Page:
Exploring the Roman Forum
The Roman Forum sits next to the Colosseum and was the center of Roman life thousands of years ago. Archeologists are constantly excavating the site and finding out more about this ancient civilization.
Our guide even pointed out a section that was still buried about 20 years earlier, which means when I first visited as a teenager, I wouldn’t have seen this area. How many other sights are constantly changing like that? Not many!
Obviously much of the Forum is in ruins due to age. But we learned on the tour of the Roman Forum and the Colosseum that the buildings were taken apart, stone by stone, by people who were building other structures like churches.
Centuries ago, people just didn’t think about preserving history the way we do now, so it seemed reasonable to them to remove stones and marble to reuse someplace else. But if a building in the Forum was declared a church, it could not be dismantled.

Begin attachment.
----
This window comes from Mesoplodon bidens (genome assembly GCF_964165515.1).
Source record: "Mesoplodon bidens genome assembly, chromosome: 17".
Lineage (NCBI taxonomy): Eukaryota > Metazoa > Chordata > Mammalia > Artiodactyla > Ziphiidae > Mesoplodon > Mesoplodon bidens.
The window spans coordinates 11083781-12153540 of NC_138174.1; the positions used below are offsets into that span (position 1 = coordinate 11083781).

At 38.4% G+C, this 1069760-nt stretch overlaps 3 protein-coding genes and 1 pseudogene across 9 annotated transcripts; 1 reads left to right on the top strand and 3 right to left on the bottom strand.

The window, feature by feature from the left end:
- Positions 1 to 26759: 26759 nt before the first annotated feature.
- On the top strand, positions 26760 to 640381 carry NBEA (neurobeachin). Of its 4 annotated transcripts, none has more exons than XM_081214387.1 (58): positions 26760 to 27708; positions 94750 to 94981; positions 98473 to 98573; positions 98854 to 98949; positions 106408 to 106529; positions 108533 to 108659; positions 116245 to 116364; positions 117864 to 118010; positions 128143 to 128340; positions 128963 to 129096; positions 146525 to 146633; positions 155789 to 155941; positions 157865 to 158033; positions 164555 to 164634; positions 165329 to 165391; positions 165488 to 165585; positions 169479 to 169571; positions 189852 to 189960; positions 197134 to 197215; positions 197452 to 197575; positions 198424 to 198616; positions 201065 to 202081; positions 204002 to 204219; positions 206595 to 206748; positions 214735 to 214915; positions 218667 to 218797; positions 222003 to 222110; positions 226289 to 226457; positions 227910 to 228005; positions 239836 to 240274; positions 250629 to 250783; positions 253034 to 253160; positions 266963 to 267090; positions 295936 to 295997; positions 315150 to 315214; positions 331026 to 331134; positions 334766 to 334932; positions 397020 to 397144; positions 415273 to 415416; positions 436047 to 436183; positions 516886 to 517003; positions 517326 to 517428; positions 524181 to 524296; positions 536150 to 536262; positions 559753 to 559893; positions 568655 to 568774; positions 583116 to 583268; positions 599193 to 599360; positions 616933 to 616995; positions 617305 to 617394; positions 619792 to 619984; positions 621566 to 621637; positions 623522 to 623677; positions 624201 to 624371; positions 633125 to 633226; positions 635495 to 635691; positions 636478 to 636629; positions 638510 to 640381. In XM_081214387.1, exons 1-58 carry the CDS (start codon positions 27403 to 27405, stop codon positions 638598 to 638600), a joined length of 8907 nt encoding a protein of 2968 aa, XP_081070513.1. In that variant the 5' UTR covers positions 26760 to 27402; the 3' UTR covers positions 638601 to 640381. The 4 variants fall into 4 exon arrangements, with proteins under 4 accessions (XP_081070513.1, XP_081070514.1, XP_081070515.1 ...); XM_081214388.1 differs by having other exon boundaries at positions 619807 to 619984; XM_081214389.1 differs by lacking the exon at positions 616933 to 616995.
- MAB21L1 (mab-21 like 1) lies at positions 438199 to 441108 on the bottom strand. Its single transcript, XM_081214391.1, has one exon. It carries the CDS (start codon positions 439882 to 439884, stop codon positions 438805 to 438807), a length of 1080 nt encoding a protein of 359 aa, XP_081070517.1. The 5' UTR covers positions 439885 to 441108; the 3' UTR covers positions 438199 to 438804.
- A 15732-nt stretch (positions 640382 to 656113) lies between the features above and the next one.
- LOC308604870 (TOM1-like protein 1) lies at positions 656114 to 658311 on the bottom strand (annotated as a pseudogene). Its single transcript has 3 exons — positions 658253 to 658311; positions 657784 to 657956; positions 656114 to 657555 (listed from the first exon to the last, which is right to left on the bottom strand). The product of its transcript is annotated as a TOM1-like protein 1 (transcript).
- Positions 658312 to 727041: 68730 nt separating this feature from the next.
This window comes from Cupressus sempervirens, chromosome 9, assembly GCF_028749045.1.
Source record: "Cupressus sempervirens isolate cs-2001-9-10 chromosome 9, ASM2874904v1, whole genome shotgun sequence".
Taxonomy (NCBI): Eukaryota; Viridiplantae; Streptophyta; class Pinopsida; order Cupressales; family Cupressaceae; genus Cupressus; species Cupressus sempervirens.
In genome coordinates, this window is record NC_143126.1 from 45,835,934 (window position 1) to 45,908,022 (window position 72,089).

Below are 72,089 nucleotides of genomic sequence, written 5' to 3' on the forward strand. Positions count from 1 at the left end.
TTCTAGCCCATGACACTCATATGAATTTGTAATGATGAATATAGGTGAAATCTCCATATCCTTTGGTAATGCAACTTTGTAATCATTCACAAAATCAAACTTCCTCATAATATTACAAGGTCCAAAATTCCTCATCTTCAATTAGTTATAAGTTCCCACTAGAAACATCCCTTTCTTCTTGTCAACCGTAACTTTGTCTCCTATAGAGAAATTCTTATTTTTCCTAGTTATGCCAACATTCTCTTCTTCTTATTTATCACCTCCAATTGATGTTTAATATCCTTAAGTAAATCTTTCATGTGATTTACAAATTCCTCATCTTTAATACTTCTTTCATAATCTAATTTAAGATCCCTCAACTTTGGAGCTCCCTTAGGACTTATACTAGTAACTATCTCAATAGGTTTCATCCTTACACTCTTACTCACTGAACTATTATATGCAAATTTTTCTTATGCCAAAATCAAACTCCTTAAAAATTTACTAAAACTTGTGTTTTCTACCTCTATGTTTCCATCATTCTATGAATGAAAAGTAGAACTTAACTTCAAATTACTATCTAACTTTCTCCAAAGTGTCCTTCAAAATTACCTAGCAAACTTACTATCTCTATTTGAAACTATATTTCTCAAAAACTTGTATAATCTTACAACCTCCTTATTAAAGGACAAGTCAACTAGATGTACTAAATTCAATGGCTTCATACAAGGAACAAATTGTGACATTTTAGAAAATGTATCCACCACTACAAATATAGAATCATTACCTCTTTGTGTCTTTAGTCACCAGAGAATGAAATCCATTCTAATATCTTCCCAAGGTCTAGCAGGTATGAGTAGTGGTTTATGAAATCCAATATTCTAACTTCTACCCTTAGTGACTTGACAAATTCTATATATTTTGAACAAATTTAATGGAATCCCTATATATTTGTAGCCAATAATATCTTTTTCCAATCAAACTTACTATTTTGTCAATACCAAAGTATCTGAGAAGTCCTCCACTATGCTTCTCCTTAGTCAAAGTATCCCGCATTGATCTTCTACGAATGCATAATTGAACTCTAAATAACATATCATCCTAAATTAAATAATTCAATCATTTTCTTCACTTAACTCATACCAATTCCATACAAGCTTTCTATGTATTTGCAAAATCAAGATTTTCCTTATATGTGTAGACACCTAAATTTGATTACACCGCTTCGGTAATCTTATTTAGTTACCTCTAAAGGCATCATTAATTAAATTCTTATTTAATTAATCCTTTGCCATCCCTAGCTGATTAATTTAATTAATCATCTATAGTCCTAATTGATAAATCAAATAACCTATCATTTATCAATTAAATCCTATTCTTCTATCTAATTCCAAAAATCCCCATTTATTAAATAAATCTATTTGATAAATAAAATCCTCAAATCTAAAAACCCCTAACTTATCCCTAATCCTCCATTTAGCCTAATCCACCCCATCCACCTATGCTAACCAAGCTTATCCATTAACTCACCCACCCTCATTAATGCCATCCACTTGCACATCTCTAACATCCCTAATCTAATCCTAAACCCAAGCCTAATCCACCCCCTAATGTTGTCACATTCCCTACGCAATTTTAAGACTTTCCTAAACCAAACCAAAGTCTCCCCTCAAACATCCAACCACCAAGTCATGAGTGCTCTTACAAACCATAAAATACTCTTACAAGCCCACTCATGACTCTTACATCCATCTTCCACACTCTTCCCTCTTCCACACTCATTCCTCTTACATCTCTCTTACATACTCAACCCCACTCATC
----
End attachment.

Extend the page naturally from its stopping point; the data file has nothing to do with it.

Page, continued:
Our guide told us stories about Julius Caesar and other Roman emperors while we walked through the areas they once did. We also walked through Palatine Hill, which was one of the original Seven Hills of Rome and where Roman emperors and the elite once lived.
Skipping the line at the Colosseum
After exploring and learning about the Roman Forum, we went to the Colosseum. As you can imagine, the line was unbearably long. Luckily, because of our tour, we were able to completely bypass the line and go right in. I kind of felt like a rockstar.